Dormant and scrap metal accounts
The headline spoke about ten billion dollars being found in dormant accounts held by the previous government. The impression created in the minds of those not fully knowledgeable about how the finances of government operate was that this money was somehow stashed away by the PPP administration for God knows what purposes.
The public got carried away by the reports on these dormant accounts. One taxi driver asked another taxi driver “What them man (PPP) gun do with all that money- ten billion dollars?” It did not dawn on him that the fact that the monies were in dormant accounts and were found meant that the funds were not “missing.”
The public needed to be edified. The PPP did issue a statement indicating that what all this means is that the present government was continuing what it, the PPP, had been doing all along, and that was to close a number of outstanding accounts.
It pointed to previous reports of the Auditor General which has called for many of these dormant accounts to be closed and which had reported on the progress made in closing these accounts.
If you go as far back as 1970, you will find that the reports of the Auditor General had pointed to the existence of numerous dormant accounts in the accounting system. There was also a number of accounts for which no reconciliation were done.
We therefore have to be careful in jumping to conclusions about the 10 billion dollars that was “discovered”. There has been a process, instituted now for years to allow for dormant accounts to be closed.
This is simply an accounting process that is taking place. It is not a discovery of funds that were somehow stashed away as some people believe.
Most of the accounts relate to statutory agencies and therefore one has to question whether these agencies are involved in the process of closing these accounts because these accounts should not be intermingled with those of Central Government.
This of course is a conundrum that the present government will find itself in because during the PPP’s time in office it had taken the position that outstanding balances held by corporate bodies should not be held by these bodies but be passed through the Consolidated Fund.
This column had argued that this position had no basis in law. The argument for example was that the funds held by NICIL should be passed through the Consolidated Fund.
This would have allowed for uses of these funds to be subject to parliamentary approval. This column had argued that there is no basis in law for that, and had pointed out that if this were indeed the case then there would have been no need for a sugar levy to have been instituted in the years when Guysuco was a profitable concern and billions were extracted from its profits and paid into the national coffers.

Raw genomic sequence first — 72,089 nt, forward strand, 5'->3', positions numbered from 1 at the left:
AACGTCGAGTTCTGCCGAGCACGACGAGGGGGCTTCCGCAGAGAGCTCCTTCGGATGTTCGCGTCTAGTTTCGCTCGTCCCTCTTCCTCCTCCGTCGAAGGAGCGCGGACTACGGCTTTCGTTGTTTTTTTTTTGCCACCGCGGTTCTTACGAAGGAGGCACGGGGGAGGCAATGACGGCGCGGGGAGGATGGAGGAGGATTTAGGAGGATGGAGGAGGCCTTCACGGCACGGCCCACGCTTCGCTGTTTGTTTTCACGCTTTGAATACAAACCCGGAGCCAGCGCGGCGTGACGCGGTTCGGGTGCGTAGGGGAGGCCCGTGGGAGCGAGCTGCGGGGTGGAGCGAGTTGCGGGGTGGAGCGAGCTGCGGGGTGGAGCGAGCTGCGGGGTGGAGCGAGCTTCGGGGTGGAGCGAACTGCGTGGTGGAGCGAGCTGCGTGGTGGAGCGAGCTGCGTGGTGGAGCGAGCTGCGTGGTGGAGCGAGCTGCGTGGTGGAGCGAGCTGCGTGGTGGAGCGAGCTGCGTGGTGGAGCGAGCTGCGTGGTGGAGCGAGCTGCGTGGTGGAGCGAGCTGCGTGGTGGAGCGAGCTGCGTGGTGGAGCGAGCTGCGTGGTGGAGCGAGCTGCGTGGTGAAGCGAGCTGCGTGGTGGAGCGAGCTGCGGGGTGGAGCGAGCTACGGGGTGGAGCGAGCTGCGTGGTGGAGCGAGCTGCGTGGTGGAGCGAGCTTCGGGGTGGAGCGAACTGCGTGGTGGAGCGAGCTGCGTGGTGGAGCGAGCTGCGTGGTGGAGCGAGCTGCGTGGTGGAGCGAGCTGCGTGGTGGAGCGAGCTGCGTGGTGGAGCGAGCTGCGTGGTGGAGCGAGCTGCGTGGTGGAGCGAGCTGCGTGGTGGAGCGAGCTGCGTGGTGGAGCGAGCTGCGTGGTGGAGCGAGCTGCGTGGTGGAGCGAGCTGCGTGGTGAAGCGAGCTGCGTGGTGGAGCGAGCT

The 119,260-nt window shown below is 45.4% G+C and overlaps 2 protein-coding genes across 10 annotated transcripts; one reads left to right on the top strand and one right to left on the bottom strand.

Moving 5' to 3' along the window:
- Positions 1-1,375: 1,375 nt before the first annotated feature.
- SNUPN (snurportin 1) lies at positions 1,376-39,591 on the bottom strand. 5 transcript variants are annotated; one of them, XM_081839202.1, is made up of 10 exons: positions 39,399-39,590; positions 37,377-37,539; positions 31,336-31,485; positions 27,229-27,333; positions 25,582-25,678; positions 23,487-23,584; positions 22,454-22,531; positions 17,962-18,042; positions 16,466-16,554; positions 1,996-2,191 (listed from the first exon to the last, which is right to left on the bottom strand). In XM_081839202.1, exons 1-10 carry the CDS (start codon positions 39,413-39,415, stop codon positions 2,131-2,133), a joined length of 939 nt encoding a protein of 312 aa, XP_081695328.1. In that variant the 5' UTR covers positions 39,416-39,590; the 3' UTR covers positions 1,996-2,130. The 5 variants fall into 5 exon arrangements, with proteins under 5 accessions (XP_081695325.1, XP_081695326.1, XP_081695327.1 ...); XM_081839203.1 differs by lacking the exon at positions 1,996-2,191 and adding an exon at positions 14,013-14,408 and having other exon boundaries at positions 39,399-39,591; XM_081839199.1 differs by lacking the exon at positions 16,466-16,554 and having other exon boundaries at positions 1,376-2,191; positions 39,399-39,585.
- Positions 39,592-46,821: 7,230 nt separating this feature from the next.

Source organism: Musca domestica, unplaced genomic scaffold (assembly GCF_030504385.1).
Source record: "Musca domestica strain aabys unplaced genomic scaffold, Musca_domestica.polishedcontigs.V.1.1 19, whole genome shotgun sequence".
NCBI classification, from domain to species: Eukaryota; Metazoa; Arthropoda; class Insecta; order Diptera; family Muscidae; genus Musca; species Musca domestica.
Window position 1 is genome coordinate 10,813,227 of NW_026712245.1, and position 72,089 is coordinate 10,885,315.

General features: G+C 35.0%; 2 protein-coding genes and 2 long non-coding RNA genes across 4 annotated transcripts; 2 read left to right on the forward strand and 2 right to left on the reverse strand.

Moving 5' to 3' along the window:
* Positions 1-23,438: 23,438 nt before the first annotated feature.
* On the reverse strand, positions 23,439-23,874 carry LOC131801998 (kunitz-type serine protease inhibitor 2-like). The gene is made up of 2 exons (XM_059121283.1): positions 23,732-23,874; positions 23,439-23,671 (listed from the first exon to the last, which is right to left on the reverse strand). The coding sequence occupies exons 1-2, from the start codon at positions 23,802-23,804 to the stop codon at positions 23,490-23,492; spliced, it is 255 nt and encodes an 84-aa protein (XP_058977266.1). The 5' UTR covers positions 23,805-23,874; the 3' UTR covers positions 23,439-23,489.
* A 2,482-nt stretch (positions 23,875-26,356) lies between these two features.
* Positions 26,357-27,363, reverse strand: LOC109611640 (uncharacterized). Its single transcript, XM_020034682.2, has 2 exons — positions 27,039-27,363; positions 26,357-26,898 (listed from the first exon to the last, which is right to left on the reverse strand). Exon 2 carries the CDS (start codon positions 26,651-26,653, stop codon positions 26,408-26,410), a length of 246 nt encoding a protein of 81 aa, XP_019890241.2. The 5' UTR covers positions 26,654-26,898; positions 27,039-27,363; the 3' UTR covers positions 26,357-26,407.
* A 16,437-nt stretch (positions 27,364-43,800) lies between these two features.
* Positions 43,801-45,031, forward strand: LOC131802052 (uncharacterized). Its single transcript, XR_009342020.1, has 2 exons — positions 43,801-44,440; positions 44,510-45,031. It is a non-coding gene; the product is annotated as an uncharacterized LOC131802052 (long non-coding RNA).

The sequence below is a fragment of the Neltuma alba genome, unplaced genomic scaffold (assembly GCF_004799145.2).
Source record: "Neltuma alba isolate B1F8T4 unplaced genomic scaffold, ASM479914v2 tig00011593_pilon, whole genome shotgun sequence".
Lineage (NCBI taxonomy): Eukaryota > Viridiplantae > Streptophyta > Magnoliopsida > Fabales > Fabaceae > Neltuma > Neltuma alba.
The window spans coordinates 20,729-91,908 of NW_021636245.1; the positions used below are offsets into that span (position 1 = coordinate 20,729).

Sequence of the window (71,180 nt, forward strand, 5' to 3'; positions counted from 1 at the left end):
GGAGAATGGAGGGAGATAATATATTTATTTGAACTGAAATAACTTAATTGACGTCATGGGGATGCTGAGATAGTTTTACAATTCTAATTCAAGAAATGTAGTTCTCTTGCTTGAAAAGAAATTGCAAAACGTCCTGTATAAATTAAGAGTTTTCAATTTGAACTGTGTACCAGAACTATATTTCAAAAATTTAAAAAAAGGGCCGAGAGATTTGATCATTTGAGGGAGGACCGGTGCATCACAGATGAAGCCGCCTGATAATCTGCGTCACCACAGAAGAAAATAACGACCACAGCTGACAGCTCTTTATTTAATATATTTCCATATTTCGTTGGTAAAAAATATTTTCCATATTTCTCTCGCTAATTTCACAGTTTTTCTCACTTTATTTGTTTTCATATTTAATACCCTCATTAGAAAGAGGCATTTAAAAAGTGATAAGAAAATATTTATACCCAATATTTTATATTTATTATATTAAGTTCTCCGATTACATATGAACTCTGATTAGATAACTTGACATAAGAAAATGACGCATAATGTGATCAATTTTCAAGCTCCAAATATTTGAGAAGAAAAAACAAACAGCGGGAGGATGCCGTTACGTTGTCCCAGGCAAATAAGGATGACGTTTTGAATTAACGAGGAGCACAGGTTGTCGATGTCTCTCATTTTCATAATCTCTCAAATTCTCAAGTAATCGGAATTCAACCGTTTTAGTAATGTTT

If the principle had been that corporate bodies should automatically transfer their outstanding balances to the treasury, there should have been no need for a levy and all the expenditure of Guysuco would have had to have been approved by the parliament and not the Board of the corporation.
It is therefore important that these dormant accounts, most of which belong to statutory bodies outside of the public service, most of which are subvention agencies, should rightly be closed by the agencies themselves and not necessarily by Central Government.
If monies are available as a result of the closure of these funds, lawfully these monies belong to the statutory bodies and not to central government.
People may be assuming that the discovery of these accounts means that the coffers of the treasury are flush with ten billion dollars and therefore the government can spend as it pleases.
Not necessarily so and therefore there is a need for someone within the government to explain to the public what the closure of these dormant accounts mean.
Now we come to the two hundred million dollars which was said to have been transferred from the Bank of Guyana to a private bank. There may be reason for this. Accounts in Bank of Guyana are profit earning accounts and therefore moving it to a private bank would allow for it to earn profits. But there could also be some other reason also why the money was moved.
It is more important to ask whether any funds were ever withdrawn from this account and to what uses it was put. It is also important to question why the money was collected in the first place from those involved in the scrap metal trade.
Were these funds legally obtained and if so why put a tax/ fee on the export of scrap metal trade? This is not a natural resource where a small tax may be necessary.
We should be encouraging the export of scrap metal not digging two hundred million dollars out of the proceeds of exporters. In this case, there are more questions than answers.